The legal representative of HUNADO, the Hungarian Anti-Doping Agency, Mr. Gergely Balázs Szabó presented WADA’s current rules concerning 2018.
“Alongside with the manipulation of human performance by using all kind of modern performance-enhancing method, such as blood or Gene-doping, the latest difficulties that the International Anti-Doping Community has to face is the technical doping. That means, in technical sports an illegal mechanical, or technical aid manipulates the athletes’ performance which can only be detected mostly by x-raying the tools and equipments being used in the competitions,” he said.
Dr. Peter Zámbó, the Deputy Director-General for Criminal Investigation at the National Tax and Customs Office (NAV), delivered a very interesting viewpoint about sport manipulation as an explorable area of economic crime. The example case he presented was an unveiled crime case stretching over continents and concerning six countries including Hungary, causing billions of euros in money-laundering betting fraud manipulation. Dr. Zámbó welcomed the forward-looking role of the conference and said: “The NAV as an organization involved in investigation and detection of economic crime believes that he most effective way to fight against sport manipulation is to share and to pass on information to the partner organizations, to work in close cooperation, and to be pro-active by exploring the most modern technological solutions of the virtual world.”
How federations are fighting back
The Deputy Security Director of the Hungarian Football Association (MLSZ) Mr. Peter Kovács has introduced the effectiveness of the FIFA, UEFA and the MLSZ’s international monitoring activities through a sports manipulation case study. “The world's leading football organization has a basic interest to lead this worldwide battle against match-fixing and FIFA has invested large forces and advanced computing systems to follow the betting events and the detected cases have been sanctioned in sports grounds.” Kovács also confirmed that this system is able to monitor the international leagues with priority attention, but it is also capable of detecting the unusual betting events of the topflight and second-tier national championships worldwide to report any anomalies too.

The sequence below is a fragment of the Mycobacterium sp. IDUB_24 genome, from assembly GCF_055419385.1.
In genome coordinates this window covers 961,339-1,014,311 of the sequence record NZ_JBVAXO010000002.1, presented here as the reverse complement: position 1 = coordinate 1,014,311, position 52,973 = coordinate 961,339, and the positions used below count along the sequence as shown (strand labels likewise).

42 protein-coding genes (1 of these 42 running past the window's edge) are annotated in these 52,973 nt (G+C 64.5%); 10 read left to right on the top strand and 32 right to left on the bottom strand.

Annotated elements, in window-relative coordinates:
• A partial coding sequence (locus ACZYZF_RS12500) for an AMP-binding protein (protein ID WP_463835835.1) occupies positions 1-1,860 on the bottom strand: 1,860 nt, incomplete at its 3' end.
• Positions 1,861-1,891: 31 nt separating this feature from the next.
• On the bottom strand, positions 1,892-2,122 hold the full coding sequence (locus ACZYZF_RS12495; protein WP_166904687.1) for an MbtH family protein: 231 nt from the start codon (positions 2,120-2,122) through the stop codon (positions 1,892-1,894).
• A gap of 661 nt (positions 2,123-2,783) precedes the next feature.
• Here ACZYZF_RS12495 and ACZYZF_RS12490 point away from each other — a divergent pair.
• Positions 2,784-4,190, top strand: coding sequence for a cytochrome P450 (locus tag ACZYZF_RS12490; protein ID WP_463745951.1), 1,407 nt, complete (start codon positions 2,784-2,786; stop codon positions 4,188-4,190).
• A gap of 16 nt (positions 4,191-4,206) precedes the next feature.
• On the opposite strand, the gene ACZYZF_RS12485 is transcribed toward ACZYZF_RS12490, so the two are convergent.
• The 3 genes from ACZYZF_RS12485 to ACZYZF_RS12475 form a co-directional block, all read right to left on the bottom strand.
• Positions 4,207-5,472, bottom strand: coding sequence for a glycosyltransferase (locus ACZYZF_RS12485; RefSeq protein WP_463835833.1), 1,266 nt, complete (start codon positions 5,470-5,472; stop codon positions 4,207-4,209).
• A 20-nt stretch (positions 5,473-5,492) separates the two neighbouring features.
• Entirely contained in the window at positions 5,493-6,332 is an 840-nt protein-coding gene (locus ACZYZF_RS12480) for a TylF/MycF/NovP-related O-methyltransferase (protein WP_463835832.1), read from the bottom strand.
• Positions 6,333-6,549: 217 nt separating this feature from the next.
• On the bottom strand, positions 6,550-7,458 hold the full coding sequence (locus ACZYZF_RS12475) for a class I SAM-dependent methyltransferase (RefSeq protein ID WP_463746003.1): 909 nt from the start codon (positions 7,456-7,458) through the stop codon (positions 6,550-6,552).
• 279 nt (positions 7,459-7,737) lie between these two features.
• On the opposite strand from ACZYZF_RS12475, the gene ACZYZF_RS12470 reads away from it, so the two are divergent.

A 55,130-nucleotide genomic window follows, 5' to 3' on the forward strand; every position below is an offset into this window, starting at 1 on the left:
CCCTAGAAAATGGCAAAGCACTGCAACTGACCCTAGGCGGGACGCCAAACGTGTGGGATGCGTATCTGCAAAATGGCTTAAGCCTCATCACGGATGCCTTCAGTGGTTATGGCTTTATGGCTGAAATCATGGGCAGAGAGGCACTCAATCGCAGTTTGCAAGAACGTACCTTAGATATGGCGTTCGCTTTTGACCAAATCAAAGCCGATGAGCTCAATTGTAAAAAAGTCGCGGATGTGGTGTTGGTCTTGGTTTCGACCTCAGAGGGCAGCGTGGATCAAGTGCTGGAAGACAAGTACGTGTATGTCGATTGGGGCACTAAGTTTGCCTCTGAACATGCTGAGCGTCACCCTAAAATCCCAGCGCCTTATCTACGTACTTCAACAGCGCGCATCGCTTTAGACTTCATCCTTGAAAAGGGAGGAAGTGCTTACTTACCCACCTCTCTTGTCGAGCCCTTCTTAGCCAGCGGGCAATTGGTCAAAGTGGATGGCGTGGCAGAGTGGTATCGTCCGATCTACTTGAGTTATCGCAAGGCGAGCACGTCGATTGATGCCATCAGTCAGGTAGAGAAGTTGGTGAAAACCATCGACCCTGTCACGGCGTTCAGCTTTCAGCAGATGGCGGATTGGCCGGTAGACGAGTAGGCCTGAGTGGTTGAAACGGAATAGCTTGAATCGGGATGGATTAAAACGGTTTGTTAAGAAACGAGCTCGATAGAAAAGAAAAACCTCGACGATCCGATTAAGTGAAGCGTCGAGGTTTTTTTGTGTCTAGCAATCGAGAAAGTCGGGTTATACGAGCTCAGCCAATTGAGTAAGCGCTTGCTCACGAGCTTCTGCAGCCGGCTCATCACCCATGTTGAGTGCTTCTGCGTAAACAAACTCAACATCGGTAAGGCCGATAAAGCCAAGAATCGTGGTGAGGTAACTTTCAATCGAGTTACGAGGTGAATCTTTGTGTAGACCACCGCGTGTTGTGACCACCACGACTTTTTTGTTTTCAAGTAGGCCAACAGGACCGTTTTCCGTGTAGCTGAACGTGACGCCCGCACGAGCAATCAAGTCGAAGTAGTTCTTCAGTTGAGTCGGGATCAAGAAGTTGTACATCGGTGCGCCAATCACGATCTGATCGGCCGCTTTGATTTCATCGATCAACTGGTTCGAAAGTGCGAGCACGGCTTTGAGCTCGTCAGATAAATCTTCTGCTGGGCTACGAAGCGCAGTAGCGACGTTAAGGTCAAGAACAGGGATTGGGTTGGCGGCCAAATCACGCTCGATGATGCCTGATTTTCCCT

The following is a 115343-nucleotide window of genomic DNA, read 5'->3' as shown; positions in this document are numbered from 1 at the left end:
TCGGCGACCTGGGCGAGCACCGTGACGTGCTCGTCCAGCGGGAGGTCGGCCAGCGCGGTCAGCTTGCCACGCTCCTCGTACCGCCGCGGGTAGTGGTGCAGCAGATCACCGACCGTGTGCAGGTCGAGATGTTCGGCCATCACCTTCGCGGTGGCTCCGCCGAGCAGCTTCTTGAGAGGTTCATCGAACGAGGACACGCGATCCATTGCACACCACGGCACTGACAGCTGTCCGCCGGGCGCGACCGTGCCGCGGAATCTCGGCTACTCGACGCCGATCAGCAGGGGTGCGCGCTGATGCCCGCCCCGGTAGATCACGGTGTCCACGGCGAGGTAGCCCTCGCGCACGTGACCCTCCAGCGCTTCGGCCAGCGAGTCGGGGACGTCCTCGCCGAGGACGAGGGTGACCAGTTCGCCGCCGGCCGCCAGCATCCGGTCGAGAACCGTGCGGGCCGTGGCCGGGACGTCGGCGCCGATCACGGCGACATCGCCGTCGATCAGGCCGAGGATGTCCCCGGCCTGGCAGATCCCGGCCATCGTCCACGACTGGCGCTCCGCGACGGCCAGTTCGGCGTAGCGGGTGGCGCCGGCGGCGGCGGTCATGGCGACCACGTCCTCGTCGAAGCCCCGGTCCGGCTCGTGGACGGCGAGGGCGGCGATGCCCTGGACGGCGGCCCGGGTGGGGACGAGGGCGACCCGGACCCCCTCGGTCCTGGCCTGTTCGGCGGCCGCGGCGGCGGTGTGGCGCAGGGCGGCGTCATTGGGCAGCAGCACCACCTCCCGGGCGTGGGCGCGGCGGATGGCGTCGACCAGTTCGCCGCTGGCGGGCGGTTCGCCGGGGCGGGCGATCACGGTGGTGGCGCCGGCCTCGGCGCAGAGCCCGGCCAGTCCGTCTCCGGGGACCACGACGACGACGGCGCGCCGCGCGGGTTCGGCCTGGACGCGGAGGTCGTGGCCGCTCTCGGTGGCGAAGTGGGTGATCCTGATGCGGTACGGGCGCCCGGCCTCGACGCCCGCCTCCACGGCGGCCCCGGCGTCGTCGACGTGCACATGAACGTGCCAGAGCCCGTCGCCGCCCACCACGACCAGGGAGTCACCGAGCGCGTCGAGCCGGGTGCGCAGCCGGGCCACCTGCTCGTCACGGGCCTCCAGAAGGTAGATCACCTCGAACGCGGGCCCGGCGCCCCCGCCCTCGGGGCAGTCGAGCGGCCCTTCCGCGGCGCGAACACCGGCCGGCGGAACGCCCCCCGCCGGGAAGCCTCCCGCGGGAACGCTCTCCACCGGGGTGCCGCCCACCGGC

“This has to be a global fight against match-fixing, because it is poisoning the true spirit of the game, itself – said Mr. György Szöllősi, the President of the Hungarian Sport Journalists’ Association. The virtual betting games and also the global interest of multinational companies made the so-called local cheating a global corruption problem, where the human factor in several cases, is almost completely hidden by having virtual players inspiring virtual bettings, creating virtual money. The multinational companies’ intention on aggressive product placement can also be a hotbed of fraud. He also underlined the importance of an ethical working manner and shared Mr. Merlo’s opinion about the sport journalists’ responsibility in this battle against any kind of manipulation of sport.
On behalf of the organizers of the conference, the Secretary General of The Hungarian Competitive Sport Association Mr. Zoltán Boné summarized the day with a positive conclusion, that, despite this being a difficult and ongoing fight against worldwide sport manipulation, with mutual efforts it is not a lost game yet. It was very important that the different organizations taking part in this movement reinforce their awareness in the battle and emphasize the importance of mutual action in the future.